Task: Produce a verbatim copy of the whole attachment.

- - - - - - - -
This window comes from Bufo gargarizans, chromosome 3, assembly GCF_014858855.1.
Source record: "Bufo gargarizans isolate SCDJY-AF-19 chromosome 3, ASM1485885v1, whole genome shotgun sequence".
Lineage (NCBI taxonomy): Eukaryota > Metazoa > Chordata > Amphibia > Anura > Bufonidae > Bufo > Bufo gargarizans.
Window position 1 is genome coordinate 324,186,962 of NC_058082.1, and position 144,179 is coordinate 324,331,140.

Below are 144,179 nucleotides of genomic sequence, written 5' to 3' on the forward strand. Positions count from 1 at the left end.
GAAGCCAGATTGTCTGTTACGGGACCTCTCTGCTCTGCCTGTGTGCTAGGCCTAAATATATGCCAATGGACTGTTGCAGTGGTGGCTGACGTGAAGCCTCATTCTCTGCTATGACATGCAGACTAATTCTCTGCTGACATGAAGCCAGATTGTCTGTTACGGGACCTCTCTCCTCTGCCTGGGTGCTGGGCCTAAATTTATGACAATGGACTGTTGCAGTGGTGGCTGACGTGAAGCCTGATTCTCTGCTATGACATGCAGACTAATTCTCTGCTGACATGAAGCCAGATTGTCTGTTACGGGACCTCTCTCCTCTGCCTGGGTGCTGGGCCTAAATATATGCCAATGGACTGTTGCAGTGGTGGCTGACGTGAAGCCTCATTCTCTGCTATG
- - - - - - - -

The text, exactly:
This window comes from Bufo gargarizans, chromosome 3, assembly GCF_014858855.1.
Source record: "Bufo gargarizans isolate SCDJY-AF-19 chromosome 3, ASM1485885v1, whole genome shotgun sequence".
Lineage (NCBI taxonomy): Eukaryota > Metazoa > Chordata > Amphibia > Anura > Bufonidae > Bufo > Bufo gargarizans.
Window position 1 is genome coordinate 324,186,962 of NC_058082.1, and position 144,179 is coordinate 324,331,140.

Below are 144,179 nucleotides of genomic sequence, written 5' to 3' on the forward strand. Positions count from 1 at the left end.
GAAGCCAGATTGTCTGTTACGGGACCTCTCTGCTCTGCCTGTGTGCTAGGCCTAAATATATGCCAATGGACTGTTGCAGTGGTGGCTGACGTGAAGCCTCATTCTCTGCTATGACATGCAGACTAATTCTCTGCTGACATGAAGCCAGATTGTCTGTTACGGGACCTCTCTCCTCTGCCTGGGTGCTGGGCCTAAATTTATGACAATGGACTGTTGCAGTGGTGGCTGACGTGAAGCCTGATTCTCTGCTATGACATGCAGACTAATTCTCTGCTGACATGAAGCCAGATTGTCTGTTACGGGACCTCTCTCCTCTGCCTGGGTGCTGGGCCTAAATATATGCCAATGGACTGTTGCAGTGGTGGCTGACGTGAAGCCTCATTCTCTGCTATG